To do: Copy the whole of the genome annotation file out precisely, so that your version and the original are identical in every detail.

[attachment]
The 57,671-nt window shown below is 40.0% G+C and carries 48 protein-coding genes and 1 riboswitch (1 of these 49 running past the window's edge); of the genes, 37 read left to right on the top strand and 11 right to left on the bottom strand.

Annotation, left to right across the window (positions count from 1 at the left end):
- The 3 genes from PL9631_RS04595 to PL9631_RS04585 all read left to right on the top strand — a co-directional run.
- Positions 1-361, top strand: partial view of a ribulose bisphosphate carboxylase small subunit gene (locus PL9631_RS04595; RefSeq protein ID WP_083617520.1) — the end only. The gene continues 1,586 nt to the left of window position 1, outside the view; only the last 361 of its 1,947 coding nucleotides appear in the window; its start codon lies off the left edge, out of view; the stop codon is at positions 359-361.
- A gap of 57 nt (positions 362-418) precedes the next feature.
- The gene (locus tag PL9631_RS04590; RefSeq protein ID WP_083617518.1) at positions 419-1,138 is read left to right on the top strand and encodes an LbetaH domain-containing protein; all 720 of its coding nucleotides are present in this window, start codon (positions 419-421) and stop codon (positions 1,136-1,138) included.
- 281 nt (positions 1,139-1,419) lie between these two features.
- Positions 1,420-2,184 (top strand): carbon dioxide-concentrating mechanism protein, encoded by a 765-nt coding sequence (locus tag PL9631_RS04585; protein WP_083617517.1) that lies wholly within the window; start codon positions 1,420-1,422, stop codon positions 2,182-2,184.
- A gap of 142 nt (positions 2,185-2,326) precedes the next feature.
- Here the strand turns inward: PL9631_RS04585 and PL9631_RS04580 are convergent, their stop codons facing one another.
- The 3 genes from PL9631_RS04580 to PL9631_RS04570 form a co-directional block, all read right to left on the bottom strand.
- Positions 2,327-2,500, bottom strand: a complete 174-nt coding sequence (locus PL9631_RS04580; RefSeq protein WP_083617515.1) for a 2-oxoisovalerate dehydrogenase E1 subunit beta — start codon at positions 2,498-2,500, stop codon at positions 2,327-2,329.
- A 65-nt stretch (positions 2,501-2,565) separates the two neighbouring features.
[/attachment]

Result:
The 57,671-nt window shown below is 40.0% G+C and carries 48 protein-coding genes and 1 riboswitch (1 of these 49 running past the window's edge); of the genes, 37 read left to right on the top strand and 11 right to left on the bottom strand.

Annotation, left to right across the window (positions count from 1 at the left end):
- The 3 genes from PL9631_RS04595 to PL9631_RS04585 all read left to right on the top strand — a co-directional run.
- Positions 1-361, top strand: partial view of a ribulose bisphosphate carboxylase small subunit gene (locus PL9631_RS04595; RefSeq protein ID WP_083617520.1) — the end only. The gene continues 1,586 nt to the left of window position 1, outside the view; only the last 361 of its 1,947 coding nucleotides appear in the window; its start codon lies off the left edge, out of view; the stop codon is at positions 359-361.
- A gap of 57 nt (positions 362-418) precedes the next feature.
- The gene (locus tag PL9631_RS04590; RefSeq protein ID WP_083617518.1) at positions 419-1,138 is read left to right on the top strand and encodes an LbetaH domain-containing protein; all 720 of its coding nucleotides are present in this window, start codon (positions 419-421) and stop codon (positions 1,136-1,138) included.
- 281 nt (positions 1,139-1,419) lie between these two features.
- Positions 1,420-2,184 (top strand): carbon dioxide-concentrating mechanism protein, encoded by a 765-nt coding sequence (locus tag PL9631_RS04585; protein WP_083617517.1) that lies wholly within the window; start codon positions 1,420-1,422, stop codon positions 2,182-2,184.
- A gap of 142 nt (positions 2,185-2,326) precedes the next feature.
- Here the strand turns inward: PL9631_RS04585 and PL9631_RS04580 are convergent, their stop codons facing one another.
- The 3 genes from PL9631_RS04580 to PL9631_RS04570 form a co-directional block, all read right to left on the bottom strand.
- Positions 2,327-2,500, bottom strand: a complete 174-nt coding sequence (locus PL9631_RS04580; RefSeq protein WP_083617515.1) for a 2-oxoisovalerate dehydrogenase E1 subunit beta — start codon at positions 2,498-2,500, stop codon at positions 2,327-2,329.
- A 65-nt stretch (positions 2,501-2,565) separates the two neighbouring features.